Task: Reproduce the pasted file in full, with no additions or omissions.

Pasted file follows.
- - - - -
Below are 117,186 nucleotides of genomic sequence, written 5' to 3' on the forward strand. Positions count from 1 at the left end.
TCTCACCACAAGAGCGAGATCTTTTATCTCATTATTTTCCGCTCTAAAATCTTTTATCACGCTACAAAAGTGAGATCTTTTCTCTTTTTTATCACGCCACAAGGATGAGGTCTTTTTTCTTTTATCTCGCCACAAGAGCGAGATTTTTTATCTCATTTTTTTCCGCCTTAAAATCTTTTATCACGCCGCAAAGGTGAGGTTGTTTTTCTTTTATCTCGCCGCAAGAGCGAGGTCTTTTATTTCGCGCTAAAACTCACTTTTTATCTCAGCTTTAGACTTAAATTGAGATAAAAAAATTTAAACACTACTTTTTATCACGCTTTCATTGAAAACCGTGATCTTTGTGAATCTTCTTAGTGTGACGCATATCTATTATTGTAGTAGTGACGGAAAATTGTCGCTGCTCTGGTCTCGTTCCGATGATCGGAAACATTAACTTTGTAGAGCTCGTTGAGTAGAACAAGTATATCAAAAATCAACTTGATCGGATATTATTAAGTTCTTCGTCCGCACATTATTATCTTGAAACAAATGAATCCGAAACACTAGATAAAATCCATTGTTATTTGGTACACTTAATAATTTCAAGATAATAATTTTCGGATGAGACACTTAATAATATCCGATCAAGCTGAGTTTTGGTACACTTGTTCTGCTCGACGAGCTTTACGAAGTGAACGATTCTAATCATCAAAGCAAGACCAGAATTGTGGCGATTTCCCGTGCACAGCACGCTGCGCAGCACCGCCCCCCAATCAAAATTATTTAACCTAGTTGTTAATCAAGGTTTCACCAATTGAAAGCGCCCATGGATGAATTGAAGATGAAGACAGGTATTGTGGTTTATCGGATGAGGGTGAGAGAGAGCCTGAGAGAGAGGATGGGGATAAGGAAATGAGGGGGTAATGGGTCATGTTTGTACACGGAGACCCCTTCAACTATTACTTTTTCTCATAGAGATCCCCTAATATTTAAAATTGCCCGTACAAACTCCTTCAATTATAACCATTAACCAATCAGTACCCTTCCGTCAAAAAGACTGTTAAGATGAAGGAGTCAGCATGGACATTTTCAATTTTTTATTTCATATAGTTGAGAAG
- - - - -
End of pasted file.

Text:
Below are 117,186 nucleotides of genomic sequence, written 5' to 3' on the forward strand. Positions count from 1 at the left end.
TCTCACCACAAGAGCGAGATCTTTTATCTCATTATTTTCCGCTCTAAAATCTTTTATCACGCTACAAAAGTGAGATCTTTTCTCTTTTTTATCACGCCACAAGGATGAGGTCTTTTTTCTTTTATCTCGCCACAAGAGCGAGATTTTTTATCTCATTTTTTTCCGCCTTAAAATCTTTTATCACGCCGCAAAGGTGAGGTTGTTTTTCTTTTATCTCGCCGCAAGAGCGAGGTCTTTTATTTCGCGCTAAAACTCACTTTTTATCTCAGCTTTAGACTTAAATTGAGATAAAAAAATTTAAACACTACTTTTTATCACGCTTTCATTGAAAACCGTGATCTTTGTGAATCTTCTTAGTGTGACGCATATCTATTATTGTAGTAGTGACGGAAAATTGTCGCTGCTCTGGTCTCGTTCCGATGATCGGAAACATTAACTTTGTAGAGCTCGTTGAGTAGAACAAGTATATCAAAAATCAACTTGATCGGATATTATTAAGTTCTTCGTCCGCACATTATTATCTTGAAACAAATGAATCCGAAACACTAGATAAAATCCATTGTTATTTGGTACACTTAATAATTTCAAGATAATAATTTTCGGATGAGACACTTAATAATATCCGATCAAGCTGAGTTTTGGTACACTTGTTCTGCTCGACGAGCTTTACGAAGTGAACGATTCTAATCATCAAAGCAAGACCAGAATTGTGGCGATTTCCCGTGCACAGCACGCTGCGCAGCACCGCCCCCCAATCAAAATTATTTAACCTAGTTGTTAATCAAGGTTTCACCAATTGAAAGCGCCCATGGATGAATTGAAGATGAAGACAGGTATTGTGGTTTATCGGATGAGGGTGAGAGAGAGCCTGAGAGAGAGGATGGGGATAAGGAAATGAGGGGGTAATGGGTCATGTTTGTACACGGAGACCCCTTCAACTATTACTTTTTCTCATAGAGATCCCCTAATATTTAAAATTGCCCGTACAAACTCCTTCAATTATAACCATTAACCAATCAGTACCCTTCCGTCAAAAAGACTGTTAAGATGAAGGAGTCAGCATGGACATTTTCAATTTTTTATTTCATATAGTTGAGAAG